Stories have been written and will continue to be written about the plucky effort exhibited by quarterback Teddy Bridgewater to lead Louisville to a 20-17 win in High Point Stadium over Rutgers last night.
The glass half full angle is that the Cardinals earned a share of the Big East title, clinched a BCS bowl berth, and Bridgewater was the limping, impaired signal-caller suffering from a broken left wrist and sprained right ankle who prevailed in a gutsy effort.
The bigger story, though, is the glass half empty, another bungle on a big stage by Rutgers. Another opportunity graciously offered that fell by the wayside. (Louisville lost last Saturday to Connecticut, giving Rutgers another chance to win the Big East championship outright.) And yes, there was a turning point.
Rutgers commanded a 14-3 lead in the third quarter when head coach Kyle Flood called for a fake field goal on a fourth-and-9 on Louisville’s 26. The outcome initially was raucous joy from the over-52,000 Scarlet Knights’ faithful, as holder J.T. Tartacoff hit D.C. Jefferson for what appeared to be a passing touchdown.
But Jefferson was ruled an illegal player downfield, the touchdown was called back, and Justin Doerner punted, pinning Louisville at their own 10.
The game was never the same.
Great athletes recognize when they are given second chances, and Bridgewater is as great a player as fans will see in the BigEast/BigTen/ACC. He led the Cardinals on a 14 play, 90-yard drive that ended with him tossing a shovel pass to Jeremy Wright on a third-and-12. Wright scampered through the dead space in the Rutgers defense for a 14-yard touchdown. The scoring play was Bridgewater’s second conversion on the drive of a third-and-12.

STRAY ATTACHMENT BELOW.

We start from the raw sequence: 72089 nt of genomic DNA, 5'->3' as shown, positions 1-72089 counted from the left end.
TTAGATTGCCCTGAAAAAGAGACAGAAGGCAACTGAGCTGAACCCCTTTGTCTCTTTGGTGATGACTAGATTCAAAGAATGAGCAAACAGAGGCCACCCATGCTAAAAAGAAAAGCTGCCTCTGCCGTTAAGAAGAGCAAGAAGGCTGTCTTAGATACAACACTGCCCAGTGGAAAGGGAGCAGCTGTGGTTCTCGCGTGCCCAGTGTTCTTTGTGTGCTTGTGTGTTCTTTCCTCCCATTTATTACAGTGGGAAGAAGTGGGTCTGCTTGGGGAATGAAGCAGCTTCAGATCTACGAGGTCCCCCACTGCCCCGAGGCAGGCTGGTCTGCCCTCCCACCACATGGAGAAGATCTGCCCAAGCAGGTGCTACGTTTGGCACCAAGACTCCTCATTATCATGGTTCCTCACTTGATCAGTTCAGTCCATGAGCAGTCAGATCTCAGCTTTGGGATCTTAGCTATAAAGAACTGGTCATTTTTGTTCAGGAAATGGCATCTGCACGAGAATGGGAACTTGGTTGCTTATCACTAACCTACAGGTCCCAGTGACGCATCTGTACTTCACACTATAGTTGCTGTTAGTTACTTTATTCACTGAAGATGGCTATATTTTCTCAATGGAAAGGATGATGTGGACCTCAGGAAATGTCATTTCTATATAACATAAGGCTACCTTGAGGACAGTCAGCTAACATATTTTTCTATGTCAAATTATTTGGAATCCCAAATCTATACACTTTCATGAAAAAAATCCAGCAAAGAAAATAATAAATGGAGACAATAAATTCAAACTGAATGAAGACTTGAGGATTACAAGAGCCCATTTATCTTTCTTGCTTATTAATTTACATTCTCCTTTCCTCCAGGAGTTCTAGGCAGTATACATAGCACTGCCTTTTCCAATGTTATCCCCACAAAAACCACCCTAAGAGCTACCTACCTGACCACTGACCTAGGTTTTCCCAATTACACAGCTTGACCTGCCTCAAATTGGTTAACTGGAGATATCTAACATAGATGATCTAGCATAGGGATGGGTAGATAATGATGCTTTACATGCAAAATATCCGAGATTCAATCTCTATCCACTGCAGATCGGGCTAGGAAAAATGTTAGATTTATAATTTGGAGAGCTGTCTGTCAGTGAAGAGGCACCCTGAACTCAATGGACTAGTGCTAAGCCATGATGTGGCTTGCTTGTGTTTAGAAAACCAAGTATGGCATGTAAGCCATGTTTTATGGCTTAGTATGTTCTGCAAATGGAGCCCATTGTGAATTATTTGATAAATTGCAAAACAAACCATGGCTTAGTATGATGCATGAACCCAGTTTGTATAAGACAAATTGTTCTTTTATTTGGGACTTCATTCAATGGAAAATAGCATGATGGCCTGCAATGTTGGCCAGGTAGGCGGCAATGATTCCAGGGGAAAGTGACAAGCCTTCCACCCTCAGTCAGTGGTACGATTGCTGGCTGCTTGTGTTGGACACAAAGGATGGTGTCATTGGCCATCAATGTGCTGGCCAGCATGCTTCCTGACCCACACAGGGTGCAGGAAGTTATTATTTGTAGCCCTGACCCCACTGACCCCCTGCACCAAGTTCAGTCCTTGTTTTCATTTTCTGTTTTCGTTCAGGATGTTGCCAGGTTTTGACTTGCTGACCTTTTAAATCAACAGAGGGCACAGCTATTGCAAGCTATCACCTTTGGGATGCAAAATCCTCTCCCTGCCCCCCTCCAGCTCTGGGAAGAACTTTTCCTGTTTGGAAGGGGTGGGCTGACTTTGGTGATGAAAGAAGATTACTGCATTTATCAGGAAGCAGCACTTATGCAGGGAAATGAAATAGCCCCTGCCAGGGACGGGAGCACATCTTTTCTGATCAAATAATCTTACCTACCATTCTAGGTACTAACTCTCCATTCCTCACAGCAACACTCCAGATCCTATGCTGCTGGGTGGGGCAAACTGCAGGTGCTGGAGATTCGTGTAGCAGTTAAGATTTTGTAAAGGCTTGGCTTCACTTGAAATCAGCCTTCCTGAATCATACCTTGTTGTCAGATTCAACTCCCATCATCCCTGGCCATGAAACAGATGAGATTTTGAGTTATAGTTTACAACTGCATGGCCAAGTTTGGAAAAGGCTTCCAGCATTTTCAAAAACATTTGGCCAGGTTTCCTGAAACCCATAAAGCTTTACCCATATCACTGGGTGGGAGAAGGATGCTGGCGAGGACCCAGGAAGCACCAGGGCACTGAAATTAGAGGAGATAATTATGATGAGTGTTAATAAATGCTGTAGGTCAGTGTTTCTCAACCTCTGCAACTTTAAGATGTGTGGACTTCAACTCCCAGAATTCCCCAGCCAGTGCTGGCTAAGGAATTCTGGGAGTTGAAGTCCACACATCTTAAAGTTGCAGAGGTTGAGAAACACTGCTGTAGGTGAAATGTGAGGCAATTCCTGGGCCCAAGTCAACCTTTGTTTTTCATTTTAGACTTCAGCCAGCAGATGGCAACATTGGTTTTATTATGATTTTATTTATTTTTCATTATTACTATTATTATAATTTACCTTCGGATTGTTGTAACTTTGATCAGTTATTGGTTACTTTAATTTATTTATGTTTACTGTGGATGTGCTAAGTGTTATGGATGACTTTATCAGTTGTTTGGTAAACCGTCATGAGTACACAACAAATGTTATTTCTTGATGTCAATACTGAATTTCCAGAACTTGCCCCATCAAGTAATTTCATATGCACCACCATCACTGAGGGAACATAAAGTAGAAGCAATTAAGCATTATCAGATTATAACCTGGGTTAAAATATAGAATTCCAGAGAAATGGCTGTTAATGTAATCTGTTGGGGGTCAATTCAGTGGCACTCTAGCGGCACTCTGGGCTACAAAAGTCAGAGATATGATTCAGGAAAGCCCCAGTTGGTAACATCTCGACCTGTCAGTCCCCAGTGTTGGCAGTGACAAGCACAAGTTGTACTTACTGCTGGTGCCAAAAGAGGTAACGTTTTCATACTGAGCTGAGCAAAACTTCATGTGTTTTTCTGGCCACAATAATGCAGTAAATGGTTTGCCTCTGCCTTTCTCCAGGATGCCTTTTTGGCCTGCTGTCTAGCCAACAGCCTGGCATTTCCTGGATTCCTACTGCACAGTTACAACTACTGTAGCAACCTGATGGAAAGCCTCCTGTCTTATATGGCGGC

On the ensuing kickoff, Rutgers’ returner Jeremy Deering fumbled after Cardinals’ linebacker James Burgess jostled the ball loose and Louisville’s Calvin Pryor recovered. Louisville took over on the Rutgers’ 20-yard line, and on the first play Bridgewater threw a rainbow corner pass to DeVante Parker who beat the Knights’ best shutdown corner, Logan Ryan, on a hitch-and-go route. Louisville was now up 17-14, and only 33 ticks were left in the third quarter. The stadium, and Rutgers sideline, seemed stunned.
“It was a 21-point swing in a very short amount of time,” Flood said during the postgame press conference. “We were never really able to swing the momentum back, and that’s my job. So I take responsibility for that.”
Rutgers would counter with a field goal to tie the game at 17 -17, and got the ball back with 4:39 left in the final quarter and a chance to take the lead. But Thursday night was not Rutgers’ senior Tim Wright’s day, and his second drop proved to be the most costly of the two golden scoring opportunities to pass through his fingers (and calf).
The first came in the fourth quarter when Nova hit Wright in stride on a deep post, but Wright could not come down with the ball. With under five minutes remaining and the scored tied at 17, Nova hit Wright with a chance for a first-down on a third-and-8, but it hit Wright in the hands and bounced off his calf into Burgess’ (yes, the aforementioned Burgess) hands.